The Project Benefit Budget report can help you visualize progress toward business improvement portfolio goals. The report below depicts a scenario with a company with a $2,000,000 savings goal which is allocated to 2 departments, commercial and industrial business units.
Note the following details in the screenshot above:
- Green is good. A green bar on target or actual indicates the amount exceeds the budgeted or desired amount.
- Red means needs attention. A red bar indicates the target or actual amount is below the budgeted or desired amount.
The All(sum) line represents a Combined Cost Savings Target of $2,000,000 for the calendar year.
The green bar line target of the project benefits identified is $2,115,000. This number means that if the identified projects are expected to exceed the budget.
The red actual line of $1,445,000 indicates that the identified projects have not yet delivered on their potential.
How can this report help you manage your Business Improvement Program activities?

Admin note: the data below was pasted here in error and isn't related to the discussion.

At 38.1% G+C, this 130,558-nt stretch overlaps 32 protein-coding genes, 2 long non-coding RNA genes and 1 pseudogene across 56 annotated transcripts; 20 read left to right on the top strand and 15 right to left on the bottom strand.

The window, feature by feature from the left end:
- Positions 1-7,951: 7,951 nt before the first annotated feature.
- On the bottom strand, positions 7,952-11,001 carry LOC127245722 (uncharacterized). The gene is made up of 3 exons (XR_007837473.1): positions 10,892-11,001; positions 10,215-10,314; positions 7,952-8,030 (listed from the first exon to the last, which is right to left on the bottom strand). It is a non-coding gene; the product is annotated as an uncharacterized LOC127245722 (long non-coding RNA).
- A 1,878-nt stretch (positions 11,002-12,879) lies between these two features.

If you are performing below your Budget at the Highest or All Level, then we have a problem we need to solve. One of the first rules of problem solving is to localize the problem. Since we have set budgets at the business unit or department level. We can compare performance of those units/departments.
The Consumer business unit has identified enough projects that should help it achieve its budgeted numbers. The focus for this groups should be on completing the identified projects.
The Industrial department is where the problem lies. It has a budget of $800,000 cost savings, and has only identified projects totaling $405,000. This group needs to spend some time identifying projects that can help it achieve its goals. This might also be a leadership issue, where the leaders of the Industrial unit may not be bought in and aggressively managing improvement projects.
To use this report in your KPI Fire account:
In the chart above you can see that this scenario is a bit different. In this scenario the total Targets are below the Annual Budget Amount. The charts below show that the Consumer group has identified enough projects to help it achieve its goal. However, the Industrial group has not. This is another example of how to localize the problem area and to apply additional management focus or attention in the problem area.
- Global filters
- “more” filters for filtering by project status or benefit month
- Filter Icon to limit chart to a single Project Benefit Account.